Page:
Spalling refers to concrete that’s breaking off in chunks, and it ranges greatly in severity. Some spalls are surface defects, but they can extend deep enough into the slab to cause structural issues – or at least expose deeper layers to adverse weather conditions. Further, large spalls can affect motorist performance and may therefore present safety risks.

Spalls may form around steel rebar in reinforced concrete as well. If spalls occur around rebar, it could expose the steel to corrosive conditions that may lead to dangerous failures.

There are several potential causes behind spalling. Expansion within the concrete is a primary cause, which itself may be due to corroded steel reinforcement or improper jointing. Other causes of spalling include impact or weather damage, fire damage and chemical attack. If spalling is extensive, repairs will only temporarily correct the problem and the appearance of the concrete. Full slab replacement will be needed to restore the pavement’s durability and performance.

4) Concrete That is Developing Rust Stains

Discoloration may affect the appearance of the concrete, but it rarely results in structural concerns. Minor discoloration is typically due to certain admixtures in the concrete or exposure to various chemicals during the installation process. These can be removed with thorough cleaning and chemical treatment.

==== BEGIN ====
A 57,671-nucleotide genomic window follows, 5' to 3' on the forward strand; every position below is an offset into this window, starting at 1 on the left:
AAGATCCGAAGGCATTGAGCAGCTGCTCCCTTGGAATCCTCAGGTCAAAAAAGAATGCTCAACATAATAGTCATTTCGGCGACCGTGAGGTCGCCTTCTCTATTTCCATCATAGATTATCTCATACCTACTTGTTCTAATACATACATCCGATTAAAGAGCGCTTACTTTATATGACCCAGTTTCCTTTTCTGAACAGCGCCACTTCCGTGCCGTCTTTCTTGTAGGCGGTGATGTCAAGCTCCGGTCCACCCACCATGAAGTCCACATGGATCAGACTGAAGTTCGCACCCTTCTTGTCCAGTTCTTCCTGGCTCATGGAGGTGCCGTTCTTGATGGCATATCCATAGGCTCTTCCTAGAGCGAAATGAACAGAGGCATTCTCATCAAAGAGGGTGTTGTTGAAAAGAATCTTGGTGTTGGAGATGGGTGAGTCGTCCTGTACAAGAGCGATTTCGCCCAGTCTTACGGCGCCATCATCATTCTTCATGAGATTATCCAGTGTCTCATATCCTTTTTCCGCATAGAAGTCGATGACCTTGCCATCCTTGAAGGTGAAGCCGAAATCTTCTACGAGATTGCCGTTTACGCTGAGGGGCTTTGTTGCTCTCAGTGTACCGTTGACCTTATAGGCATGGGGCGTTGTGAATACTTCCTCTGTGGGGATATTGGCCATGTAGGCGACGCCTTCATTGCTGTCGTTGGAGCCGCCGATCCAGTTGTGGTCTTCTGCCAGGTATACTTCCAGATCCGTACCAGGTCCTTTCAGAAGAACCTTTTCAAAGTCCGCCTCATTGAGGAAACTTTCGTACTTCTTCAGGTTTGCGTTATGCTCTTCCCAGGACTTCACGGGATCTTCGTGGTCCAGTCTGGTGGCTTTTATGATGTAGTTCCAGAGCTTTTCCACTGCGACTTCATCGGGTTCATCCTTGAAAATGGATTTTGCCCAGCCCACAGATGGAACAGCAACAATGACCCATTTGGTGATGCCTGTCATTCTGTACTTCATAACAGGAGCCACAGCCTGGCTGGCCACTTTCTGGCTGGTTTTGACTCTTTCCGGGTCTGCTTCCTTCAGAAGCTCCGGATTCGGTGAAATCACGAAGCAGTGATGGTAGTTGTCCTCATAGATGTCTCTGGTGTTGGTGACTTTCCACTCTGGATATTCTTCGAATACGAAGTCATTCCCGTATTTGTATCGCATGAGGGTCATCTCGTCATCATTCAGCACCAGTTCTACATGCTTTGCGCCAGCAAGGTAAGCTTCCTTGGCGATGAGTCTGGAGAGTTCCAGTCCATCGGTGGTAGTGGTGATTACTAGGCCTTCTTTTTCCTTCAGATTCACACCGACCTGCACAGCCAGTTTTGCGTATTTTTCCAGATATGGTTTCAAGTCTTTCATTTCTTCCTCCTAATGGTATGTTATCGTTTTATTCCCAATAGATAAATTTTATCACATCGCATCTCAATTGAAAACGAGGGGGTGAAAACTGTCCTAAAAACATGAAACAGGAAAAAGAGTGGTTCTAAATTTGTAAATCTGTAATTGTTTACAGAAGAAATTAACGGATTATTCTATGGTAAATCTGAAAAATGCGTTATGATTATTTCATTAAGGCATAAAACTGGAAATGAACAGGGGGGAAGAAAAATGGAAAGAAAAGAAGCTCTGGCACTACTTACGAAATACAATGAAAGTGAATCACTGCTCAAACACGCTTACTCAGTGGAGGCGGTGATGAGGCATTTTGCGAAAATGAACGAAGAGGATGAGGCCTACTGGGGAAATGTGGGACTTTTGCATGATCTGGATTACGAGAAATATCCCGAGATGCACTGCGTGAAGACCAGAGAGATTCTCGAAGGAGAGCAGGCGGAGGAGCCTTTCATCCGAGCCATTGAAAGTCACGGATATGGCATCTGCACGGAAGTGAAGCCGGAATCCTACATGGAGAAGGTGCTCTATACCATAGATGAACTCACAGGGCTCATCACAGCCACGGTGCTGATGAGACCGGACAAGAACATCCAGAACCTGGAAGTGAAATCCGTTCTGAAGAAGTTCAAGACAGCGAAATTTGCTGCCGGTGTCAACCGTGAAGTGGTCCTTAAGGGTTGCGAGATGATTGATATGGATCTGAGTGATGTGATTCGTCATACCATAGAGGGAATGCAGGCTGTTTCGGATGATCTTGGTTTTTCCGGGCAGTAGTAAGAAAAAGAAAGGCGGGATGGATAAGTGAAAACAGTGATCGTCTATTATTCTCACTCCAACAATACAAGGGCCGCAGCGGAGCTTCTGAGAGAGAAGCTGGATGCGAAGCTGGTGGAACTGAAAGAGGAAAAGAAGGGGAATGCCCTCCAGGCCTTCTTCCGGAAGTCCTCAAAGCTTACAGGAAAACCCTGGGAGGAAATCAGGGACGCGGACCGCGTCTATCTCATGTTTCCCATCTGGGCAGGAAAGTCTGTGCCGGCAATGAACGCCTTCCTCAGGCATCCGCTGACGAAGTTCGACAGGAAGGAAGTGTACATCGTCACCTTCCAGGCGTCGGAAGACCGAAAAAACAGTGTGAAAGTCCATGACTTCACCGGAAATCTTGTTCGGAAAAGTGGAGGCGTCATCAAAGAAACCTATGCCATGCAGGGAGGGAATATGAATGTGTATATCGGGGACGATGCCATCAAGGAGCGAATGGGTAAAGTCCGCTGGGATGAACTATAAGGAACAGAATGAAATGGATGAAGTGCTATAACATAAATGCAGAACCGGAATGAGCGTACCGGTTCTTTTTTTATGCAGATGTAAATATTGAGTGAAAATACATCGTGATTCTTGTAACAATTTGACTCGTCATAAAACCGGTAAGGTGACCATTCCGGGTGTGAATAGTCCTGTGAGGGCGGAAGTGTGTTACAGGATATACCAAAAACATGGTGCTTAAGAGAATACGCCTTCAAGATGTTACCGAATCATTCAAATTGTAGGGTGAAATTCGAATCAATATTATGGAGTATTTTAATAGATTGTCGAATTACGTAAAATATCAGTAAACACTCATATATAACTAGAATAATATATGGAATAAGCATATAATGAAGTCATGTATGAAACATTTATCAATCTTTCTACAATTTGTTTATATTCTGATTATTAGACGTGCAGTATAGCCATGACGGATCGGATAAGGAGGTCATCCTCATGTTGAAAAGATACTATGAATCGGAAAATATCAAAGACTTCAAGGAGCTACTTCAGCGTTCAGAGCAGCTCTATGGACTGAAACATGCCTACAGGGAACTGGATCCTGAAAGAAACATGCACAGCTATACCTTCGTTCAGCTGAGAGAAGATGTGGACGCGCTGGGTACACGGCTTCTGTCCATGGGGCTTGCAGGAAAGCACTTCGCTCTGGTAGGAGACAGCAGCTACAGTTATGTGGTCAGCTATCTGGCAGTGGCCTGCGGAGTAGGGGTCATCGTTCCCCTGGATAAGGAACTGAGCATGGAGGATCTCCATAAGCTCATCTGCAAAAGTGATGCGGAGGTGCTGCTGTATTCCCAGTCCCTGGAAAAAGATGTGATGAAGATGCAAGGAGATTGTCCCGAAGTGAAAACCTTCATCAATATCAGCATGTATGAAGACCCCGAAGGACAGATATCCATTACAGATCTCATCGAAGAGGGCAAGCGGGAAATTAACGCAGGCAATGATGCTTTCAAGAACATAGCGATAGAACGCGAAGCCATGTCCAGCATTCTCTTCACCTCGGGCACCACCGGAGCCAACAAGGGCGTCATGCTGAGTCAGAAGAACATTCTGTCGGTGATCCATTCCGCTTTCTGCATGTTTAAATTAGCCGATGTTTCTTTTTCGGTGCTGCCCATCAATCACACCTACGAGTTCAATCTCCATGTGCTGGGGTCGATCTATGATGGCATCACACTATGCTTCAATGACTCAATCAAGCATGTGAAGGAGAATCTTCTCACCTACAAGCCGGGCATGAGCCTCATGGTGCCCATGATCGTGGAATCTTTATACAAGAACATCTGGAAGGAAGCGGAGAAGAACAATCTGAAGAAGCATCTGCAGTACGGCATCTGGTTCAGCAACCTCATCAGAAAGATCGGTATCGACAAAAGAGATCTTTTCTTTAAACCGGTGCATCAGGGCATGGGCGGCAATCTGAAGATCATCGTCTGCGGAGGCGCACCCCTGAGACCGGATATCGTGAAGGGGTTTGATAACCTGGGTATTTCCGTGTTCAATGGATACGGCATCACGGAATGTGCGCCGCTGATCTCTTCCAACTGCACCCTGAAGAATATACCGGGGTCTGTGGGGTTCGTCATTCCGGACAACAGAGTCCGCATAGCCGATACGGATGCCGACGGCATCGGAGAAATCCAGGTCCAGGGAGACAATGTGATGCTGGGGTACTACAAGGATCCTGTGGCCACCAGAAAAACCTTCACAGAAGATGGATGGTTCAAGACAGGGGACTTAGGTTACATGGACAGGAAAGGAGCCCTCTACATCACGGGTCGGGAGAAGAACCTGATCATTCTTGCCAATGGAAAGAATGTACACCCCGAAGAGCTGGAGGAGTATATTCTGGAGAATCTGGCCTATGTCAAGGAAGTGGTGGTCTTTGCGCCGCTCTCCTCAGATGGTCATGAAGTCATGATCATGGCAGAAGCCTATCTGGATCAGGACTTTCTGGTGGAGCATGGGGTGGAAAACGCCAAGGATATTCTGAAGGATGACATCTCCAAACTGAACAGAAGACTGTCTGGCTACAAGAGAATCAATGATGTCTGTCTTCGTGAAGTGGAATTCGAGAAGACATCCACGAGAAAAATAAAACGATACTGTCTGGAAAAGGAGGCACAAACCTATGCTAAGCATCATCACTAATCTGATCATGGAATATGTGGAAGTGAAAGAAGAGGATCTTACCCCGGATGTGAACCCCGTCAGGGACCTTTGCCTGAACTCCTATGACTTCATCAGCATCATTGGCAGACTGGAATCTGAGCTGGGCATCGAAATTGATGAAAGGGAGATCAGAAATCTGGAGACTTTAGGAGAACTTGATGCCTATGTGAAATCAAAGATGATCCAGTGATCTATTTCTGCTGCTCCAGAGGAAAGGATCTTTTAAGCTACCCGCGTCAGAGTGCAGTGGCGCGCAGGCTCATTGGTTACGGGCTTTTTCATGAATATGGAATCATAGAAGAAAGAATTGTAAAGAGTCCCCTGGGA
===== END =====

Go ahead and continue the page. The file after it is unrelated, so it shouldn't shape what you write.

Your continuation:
However, there is a notable exception to this. If the slab was reinforced with steel and is starting to develop rust stains, there may be corrosion going on under the slab’s surface. In reinforced concrete, steel corrosion is typically caused by chlorides infiltrating the concrete or by carbonation. In both cases, the products of corrosion expand around the rebar, placing the pavement’s top layers under intense tensile stress. Eventually, this will cause the concrete to spall, which can lead to dangerous bursting forces if the rebar fails completely and shears apart.

Before reinforced concrete gets to that point, you may see rust leaking out of holes in the concrete, perhaps around existing spalls or from smaller flaws like bugholes. Once rust is spotted, it is important to have a professional inspect the slab to determine what is causing rust to form, as the slab may be compromised from the inside out and need replacement.

If the Above Signs are Present, Schedule an Inspection with a Reputable Concrete Contractor

When a concrete slab shows signs of distress, either repair or replacement will be needed to restore the pavement’s condition. In many cases, it is impossible to know which one is necessary without extensive experience with concrete.

If your concrete slab has obvious signs of wear or damage, a concrete paving company can perform a full inspection of the concrete and determine the cause of any damage. The experts will then determine whether slab repairs or replacement make more sense. If slab replacement is recommended, a concrete contractor can provide replacement services, along with quality materials and processes.